Thematic units are perfect for teaching information in fun and exciting ways. While the idea of creating them sounds easy enough, it can take a lot of time to find activities, children’s books, and resources to make a successful unit. Each month, we will be bringing you a theme that you can use in your classroom and provide you with a list of resources and ideas to get you started. September’s thematic unit is all about sports.
Sports Theme in the Classroom
Just in time for football season and the World Series, September is a great time to start a sports theme in your classroom. It is a sure way to get the boys in your class excited and involved in learning. Do not worry about the girls, their competitive sides will also shine as they take part in the sports theme activities.
Sports Theme Lesson Ideas
Football Throw – Turn graphing into a hands-on activity with this fun and wiggle-proof activity. Take a trip outside to the playground with your students and mark off a distance of 25 yards. Have students take turns throwing a football to see how far they can make it go. Graph the results on a bar graph when you get back inside. It will be a fun and interactive way to explore how a bar graph works and how the information is interpreted. You can also make up word problems using the data, for example, “Sally threw the football 11 yards. Katie threw the football 16 yards. How much farther did Katie throw the ball than Sally?”
Rounding the Bases with Vocabulary – This fun center-based activity will keep new vocabulary fresh and encourage students to learn topic related words. Start by creating a baseball diamond poster or interactive bulletin board. Each student then colors a small person shaped cut-out to be a player. To move from base to base, students must complete the vocabulary activities along the way. There can be anywhere from one to 10 activities lined up along the way from base to base. If you have a list of 20 words that you want your students to learn, break them up into groups of five. The activities can then include things like writing each word in the set five times, using each word in a sentence, etc. When students get to home plate, the final activity can be an assessment to see how many of the words from the list they know.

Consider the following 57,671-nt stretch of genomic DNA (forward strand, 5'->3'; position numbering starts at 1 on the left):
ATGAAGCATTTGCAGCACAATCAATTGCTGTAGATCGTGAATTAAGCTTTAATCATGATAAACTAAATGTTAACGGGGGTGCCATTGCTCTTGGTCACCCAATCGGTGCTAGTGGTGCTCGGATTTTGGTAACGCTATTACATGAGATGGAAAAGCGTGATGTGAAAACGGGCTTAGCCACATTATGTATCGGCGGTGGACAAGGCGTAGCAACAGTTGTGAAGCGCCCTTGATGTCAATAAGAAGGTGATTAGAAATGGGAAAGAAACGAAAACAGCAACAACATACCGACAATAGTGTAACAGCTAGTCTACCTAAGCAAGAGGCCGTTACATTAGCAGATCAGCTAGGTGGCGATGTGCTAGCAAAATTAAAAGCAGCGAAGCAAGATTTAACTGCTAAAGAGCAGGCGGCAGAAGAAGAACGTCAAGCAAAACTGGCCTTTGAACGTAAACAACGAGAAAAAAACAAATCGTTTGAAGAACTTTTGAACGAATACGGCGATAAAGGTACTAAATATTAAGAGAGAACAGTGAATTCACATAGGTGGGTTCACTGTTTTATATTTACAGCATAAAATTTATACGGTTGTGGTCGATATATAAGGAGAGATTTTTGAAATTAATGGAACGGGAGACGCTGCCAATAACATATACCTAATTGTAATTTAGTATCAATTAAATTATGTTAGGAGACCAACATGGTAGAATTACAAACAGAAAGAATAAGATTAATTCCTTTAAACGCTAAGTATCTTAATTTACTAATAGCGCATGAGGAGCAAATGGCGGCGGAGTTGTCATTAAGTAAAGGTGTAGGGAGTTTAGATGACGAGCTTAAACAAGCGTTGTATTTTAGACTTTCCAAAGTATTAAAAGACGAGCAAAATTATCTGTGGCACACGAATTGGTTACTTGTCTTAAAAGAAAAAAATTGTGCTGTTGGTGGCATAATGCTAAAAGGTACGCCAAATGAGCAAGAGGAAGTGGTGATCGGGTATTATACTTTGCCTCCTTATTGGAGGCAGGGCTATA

Sports Related Children’s Books
And Nobody Got Hurt!: The World’s Weirdest, Wackiest True Sports Stories by Len Berman
Sports A to Z by David Diehl
Sports by Tim Hammond
The Lucky Baseball Bat by Matt Christopher
Good Sports: Rhymes about Running, Jumping, Throwing, and More by Jack Prelutsky
The Kid Who Only Hit Homers by Matt Christopher
Catch That Pass! by Matt Christopher
The Great Quarterback Switch by Matt Christopher
Do you use a sports thematic unit with your class? If so, share some of your ideas below! We’d love to hear how you incorporate sports into your lessons.